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The second shows trends in real median household net worth.  While declines in median net worth are not surprising in a recession, what is noteworthy is that median net worth has continued to decline during this expansion.  Adjusted for inflation the average household is poorer now than in 1989.

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Oregon provides a good example of state trends.  The chart below shows that the poverty rate in Oregon is actually higher now than it was during the recession.

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The poverty rate for children is even higher. In 2013, 21.6 percent of all Oregon children lived in families in poverty.

And, not surprisingly, communities of color experience poverty rates far higher than non-Hispanic whites.

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More promising is movement building to directly advance community interests.  One example: voters in five states passed measures to boost minimum wages.   Another was the successful effort in Richmond, California to elect progressives to the city council over candidates heavily supported by Chevron, which hoped to dominate the council and overcome popular opposition to its environmental and health and safety policies.

Originally posted at Reports from the Economic Front.

Martin Hart-Landsberg is a professor of economics at Lewis and Clark College. You can follow him at Reports from the Economic Front.

Chart of the Week: Politicians Following, Not Leading on Same-Sex Marriage

For those of us in favor of same-sex marriage rights, it’s been an exciting few years. Politicians and legislatures have been increasingly tipping toward marriage equality. Lots of us are commending the powerful and high-profile individuals who have decided to support the cause.

But, let’s not be too grateful.

A figure at xkcd puts this in perspective. It traces four pieces of data over time: popular approval and legalization of both interracial marriage and same-sex marriage. It shows that the state-by-state legalization of same-sex marriage is following public opinion, whereas the legalization of interracial marriage led public opinion.

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There’s a reason that we look back at Civil Rights legislation and see leadership. Politicians, litigators, and activists were pushing for rights that the public wasn’t necessarily ready to extend. In comparison, today’s power brokers appear to be following public opinion, changing their mind because the wind is suddenly blowing a new way.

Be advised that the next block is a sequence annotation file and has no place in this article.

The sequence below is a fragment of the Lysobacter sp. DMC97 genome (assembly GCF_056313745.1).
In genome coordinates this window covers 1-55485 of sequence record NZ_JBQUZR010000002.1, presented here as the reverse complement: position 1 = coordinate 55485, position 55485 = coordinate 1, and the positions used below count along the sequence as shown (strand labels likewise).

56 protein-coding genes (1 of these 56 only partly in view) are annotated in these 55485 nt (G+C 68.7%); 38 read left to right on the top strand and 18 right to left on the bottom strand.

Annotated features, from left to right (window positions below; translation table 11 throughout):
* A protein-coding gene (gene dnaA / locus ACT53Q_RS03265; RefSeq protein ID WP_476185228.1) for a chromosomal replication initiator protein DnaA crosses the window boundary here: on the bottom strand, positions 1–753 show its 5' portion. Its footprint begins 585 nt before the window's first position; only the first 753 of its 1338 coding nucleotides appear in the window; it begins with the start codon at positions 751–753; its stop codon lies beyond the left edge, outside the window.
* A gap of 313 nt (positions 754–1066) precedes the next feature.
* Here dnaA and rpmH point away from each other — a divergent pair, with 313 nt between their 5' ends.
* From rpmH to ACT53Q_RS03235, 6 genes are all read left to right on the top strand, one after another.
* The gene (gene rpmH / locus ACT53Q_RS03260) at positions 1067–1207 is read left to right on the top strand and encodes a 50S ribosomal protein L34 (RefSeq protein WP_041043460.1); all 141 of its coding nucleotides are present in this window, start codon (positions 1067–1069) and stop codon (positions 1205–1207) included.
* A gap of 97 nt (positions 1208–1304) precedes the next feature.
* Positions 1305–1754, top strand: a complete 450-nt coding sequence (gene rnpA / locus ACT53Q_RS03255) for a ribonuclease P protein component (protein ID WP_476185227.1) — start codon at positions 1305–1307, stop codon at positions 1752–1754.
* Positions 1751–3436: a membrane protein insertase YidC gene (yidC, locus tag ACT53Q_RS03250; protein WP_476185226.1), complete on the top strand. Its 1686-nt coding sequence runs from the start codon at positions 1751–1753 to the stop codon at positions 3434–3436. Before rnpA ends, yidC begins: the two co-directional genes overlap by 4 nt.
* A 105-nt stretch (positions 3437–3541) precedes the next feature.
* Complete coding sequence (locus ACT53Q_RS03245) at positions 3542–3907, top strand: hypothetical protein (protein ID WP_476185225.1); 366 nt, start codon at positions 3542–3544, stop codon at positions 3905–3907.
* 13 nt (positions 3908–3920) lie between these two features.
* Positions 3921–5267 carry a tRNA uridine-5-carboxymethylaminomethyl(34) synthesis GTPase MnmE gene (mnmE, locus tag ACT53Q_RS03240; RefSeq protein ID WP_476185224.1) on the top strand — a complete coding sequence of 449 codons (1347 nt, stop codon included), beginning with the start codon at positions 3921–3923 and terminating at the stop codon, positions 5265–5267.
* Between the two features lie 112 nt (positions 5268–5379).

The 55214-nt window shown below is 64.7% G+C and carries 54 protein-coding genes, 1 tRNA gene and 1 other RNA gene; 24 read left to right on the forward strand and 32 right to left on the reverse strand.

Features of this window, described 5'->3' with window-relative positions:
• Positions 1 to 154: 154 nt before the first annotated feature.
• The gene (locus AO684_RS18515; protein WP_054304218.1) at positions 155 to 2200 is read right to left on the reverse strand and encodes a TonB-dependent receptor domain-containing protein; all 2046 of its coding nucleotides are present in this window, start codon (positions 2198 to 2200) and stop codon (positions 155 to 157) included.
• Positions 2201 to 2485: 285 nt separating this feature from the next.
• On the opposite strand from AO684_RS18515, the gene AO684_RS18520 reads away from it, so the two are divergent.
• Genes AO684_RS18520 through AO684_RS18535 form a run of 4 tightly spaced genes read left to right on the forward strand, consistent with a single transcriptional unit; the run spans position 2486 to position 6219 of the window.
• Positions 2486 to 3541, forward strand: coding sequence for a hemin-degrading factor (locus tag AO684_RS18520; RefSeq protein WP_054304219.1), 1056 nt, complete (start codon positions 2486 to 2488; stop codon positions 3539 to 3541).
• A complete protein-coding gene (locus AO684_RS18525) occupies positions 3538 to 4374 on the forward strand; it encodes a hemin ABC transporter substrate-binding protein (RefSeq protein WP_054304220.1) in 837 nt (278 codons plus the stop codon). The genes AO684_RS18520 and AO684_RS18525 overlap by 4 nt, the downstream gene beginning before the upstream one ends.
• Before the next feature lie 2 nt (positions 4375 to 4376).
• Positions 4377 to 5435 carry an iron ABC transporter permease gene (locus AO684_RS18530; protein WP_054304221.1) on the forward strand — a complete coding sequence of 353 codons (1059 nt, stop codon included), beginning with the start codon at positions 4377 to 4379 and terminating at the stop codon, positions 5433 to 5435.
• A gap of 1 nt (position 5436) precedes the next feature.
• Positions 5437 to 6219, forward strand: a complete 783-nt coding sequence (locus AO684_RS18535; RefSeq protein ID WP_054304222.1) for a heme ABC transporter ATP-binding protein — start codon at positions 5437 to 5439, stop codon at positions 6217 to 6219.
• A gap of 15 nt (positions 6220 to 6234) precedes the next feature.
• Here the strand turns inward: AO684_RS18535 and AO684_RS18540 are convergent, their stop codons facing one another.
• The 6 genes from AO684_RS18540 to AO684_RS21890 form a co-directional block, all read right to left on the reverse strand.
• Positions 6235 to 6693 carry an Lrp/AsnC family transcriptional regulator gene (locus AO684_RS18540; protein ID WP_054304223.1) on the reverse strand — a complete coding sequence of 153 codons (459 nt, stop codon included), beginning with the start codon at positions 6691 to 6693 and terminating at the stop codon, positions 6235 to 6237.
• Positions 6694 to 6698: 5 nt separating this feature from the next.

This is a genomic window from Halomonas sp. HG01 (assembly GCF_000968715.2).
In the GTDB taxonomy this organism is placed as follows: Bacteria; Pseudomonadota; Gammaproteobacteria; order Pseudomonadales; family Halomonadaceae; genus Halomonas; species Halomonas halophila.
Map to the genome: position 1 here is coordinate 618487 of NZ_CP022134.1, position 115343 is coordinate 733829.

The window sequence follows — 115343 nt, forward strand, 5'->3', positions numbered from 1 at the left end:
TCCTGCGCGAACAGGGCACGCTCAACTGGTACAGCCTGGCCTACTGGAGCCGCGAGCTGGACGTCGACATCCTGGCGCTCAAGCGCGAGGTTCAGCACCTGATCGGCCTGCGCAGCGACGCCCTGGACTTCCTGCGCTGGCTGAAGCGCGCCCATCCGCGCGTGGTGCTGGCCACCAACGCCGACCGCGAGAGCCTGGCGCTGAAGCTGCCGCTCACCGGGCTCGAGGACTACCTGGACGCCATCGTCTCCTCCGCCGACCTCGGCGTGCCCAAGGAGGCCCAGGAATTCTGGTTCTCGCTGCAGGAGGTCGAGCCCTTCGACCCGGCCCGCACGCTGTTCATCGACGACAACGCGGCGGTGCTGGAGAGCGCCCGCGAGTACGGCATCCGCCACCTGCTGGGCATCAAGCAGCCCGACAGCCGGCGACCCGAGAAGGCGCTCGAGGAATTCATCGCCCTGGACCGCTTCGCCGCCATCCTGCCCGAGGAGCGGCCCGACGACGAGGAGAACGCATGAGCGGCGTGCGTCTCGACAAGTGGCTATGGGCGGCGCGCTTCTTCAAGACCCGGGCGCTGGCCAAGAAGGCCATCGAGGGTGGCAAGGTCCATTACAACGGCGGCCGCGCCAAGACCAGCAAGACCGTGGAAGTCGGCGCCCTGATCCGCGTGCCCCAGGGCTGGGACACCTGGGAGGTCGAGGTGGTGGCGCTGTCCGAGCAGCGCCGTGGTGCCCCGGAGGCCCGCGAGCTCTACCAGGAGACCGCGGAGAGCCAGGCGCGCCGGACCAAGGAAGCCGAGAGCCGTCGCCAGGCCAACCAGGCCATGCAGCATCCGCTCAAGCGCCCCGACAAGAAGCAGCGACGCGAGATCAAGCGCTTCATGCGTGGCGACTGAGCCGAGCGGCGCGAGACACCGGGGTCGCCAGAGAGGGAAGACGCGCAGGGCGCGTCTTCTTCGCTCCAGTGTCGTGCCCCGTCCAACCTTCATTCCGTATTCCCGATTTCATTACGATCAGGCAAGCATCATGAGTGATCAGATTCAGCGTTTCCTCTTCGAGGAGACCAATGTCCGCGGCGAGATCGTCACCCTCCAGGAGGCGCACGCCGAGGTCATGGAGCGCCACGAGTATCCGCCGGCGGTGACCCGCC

I’m sure there are politicians out there taking risks at the local level. On the whole, though, this doesn’t look like leadership, it looks like political expedience.

Lisa Wade is a professor of sociology at Occidental College and the co-author of Gender: Ideas, Interactions, Institutions. You can follow her on Twitter and Facebook.

“Rental Dreads”: Female Sex Tourists in the Caribbean

Flashback Friday.

While preparing a lecture on sex tourism, I ran across this video about men who have sex with female tourists in the Caribbean:

There’s a lot of interesting stuff going on there, no? I was fascinated by the female hotel owner who talks about the men “preying” on the female tourists, clearly placing the power in the hands the men who, she argues, use the female tourists for money but don’t really care about them. I tried to imagine someone talking similarly about female sex workers “preying” on foreign men’s need for affection and attention.

This might make for a great discussion about perceptions of sexual agency: how do gendered sexual norms, economic differences, and the different races and nationalities of the individuals involved affect how we think of their interactions and who we see as the victim?

In her chapter on sex tourism in Race, Ethnicity, and Sexuality), sociologist Joane Nagel discusses the role of racialized sexualities in making some groups attractive tourists looking for an ethnosexual adventure. In the Caribbean, dark-skinned men with dreads are particularly attractive to some female tourists because of stereotypes of Black men as extremely sexual and masculine, which plays into fantasies of being swept away by a strong, skilled lover. At the same time, White Western women may represent the possibility of a better life (through continued gifts of money even after the vacation is over) and sexualized adventures to the men they sleep with while on vacation. Nagel argues that these encounters generally reinforce, rather than challenge, existing racial and gender inequalities, since they play on stereotypes of sexualized Others as animalistic, primitive, and, in the case of men, as super-masculine (and super-endowed).

Then again, Nagel also questions whether any relationship between tourists and “local” men should count as sex work. The individuals involved don’t necessarily think of their interactions in those terms. And who is to decide if a particular situation is “sex tourism” as opposed to a “real” relationship? How does that assumption invalidate the possibility that Black men and White women might have real, meaningful relationships? Or primarily sexual relationships, but with both partners respecting the other?

Originally posted in 2009.

Gwen Sharp is an associate professor of sociology at Nevada State College. You can follow her on Twitter at @gwensharpnv.